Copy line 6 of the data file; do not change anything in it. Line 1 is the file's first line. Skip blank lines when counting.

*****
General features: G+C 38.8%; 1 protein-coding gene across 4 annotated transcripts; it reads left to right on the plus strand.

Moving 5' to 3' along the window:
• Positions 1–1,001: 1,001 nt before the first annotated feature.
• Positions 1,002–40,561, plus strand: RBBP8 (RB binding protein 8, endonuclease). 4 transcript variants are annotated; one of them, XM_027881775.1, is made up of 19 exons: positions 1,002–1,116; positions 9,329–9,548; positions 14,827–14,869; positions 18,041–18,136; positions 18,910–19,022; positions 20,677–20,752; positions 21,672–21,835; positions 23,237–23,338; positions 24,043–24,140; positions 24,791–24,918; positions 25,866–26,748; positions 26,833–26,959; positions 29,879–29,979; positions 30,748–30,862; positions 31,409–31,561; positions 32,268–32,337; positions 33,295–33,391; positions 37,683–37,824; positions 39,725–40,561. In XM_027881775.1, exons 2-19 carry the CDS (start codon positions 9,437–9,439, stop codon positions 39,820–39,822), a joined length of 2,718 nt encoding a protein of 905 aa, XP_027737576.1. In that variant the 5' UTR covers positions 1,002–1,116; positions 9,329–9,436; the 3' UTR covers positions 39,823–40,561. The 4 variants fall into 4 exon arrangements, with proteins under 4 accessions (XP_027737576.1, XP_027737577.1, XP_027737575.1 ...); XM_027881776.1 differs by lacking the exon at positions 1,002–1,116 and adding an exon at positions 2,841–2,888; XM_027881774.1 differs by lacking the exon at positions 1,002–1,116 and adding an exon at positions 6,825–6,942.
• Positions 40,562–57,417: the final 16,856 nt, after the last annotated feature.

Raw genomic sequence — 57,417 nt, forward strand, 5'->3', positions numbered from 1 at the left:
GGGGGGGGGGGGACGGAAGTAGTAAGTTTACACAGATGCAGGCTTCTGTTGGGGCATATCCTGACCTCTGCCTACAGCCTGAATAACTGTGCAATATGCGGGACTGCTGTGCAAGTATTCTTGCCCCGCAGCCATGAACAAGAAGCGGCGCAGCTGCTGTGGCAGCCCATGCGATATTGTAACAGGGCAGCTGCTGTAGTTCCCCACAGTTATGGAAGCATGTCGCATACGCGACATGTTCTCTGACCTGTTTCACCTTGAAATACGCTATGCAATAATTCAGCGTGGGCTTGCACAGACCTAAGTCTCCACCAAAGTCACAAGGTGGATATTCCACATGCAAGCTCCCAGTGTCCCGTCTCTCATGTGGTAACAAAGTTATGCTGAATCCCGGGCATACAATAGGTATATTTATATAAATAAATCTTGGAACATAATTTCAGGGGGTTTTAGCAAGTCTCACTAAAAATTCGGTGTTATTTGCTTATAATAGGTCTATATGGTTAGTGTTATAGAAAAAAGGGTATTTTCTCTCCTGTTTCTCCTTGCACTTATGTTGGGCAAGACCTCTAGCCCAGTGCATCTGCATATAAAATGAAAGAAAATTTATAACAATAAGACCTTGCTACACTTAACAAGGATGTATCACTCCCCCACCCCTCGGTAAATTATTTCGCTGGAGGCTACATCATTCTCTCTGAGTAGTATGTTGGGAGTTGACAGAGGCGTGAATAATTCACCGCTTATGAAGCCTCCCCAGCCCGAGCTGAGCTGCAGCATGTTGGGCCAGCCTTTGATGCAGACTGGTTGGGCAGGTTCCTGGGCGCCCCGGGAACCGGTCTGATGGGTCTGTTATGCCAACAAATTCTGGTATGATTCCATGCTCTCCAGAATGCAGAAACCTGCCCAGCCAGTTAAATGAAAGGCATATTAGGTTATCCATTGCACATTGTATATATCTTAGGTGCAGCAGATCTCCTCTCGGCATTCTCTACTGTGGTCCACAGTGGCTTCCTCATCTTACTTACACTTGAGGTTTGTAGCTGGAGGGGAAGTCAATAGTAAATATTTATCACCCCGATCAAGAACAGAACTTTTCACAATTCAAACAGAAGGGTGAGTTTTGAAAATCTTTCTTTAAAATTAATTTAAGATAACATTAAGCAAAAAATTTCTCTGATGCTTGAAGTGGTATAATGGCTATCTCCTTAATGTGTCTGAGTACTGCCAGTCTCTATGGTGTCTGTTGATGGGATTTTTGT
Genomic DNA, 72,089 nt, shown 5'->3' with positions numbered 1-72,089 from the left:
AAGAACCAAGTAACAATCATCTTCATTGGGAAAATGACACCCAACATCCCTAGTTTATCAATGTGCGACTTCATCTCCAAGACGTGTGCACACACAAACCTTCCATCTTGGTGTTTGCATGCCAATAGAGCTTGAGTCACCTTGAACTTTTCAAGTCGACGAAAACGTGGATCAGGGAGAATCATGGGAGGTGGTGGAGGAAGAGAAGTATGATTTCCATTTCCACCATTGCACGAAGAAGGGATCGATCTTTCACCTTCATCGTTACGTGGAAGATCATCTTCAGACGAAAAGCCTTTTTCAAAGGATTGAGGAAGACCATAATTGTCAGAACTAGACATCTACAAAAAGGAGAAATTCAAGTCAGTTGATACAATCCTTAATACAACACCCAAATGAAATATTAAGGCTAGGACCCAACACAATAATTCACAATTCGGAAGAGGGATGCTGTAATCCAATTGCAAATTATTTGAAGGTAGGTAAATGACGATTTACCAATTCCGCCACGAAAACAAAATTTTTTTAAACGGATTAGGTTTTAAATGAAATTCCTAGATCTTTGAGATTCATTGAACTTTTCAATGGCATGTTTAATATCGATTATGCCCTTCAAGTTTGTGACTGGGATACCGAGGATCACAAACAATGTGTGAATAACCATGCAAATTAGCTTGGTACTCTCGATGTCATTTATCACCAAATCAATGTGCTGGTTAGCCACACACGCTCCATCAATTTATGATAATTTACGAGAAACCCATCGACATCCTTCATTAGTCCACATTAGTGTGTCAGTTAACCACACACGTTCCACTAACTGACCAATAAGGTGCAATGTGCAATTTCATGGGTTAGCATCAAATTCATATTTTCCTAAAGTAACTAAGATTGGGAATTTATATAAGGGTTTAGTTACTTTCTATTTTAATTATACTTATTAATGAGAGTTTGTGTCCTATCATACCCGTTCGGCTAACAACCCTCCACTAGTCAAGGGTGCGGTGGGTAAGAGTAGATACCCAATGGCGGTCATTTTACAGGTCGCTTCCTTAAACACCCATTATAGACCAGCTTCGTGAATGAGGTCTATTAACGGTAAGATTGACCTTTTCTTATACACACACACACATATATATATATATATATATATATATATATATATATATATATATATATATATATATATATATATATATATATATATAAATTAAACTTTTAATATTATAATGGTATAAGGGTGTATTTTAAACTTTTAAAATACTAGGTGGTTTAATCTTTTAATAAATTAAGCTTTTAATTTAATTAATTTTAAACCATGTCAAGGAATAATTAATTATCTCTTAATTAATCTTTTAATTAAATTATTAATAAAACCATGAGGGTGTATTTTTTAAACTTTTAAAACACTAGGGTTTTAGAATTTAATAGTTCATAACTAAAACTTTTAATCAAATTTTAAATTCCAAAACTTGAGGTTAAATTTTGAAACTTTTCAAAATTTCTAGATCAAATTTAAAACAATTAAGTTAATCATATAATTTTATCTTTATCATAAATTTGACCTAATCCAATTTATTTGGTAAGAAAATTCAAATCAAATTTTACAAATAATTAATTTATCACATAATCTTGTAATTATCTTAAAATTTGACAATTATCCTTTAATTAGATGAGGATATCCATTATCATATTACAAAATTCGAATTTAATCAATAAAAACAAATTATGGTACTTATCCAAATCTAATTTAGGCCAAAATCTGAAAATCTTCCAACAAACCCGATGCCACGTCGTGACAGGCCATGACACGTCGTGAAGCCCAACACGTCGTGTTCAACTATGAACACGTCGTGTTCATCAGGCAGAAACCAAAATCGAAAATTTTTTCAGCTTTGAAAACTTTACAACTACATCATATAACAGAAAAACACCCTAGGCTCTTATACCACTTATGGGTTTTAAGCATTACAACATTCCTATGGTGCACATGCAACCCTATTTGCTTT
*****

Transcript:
Raw genomic sequence — 57,417 nt, forward strand, 5'->3', positions numbered from 1 at the left: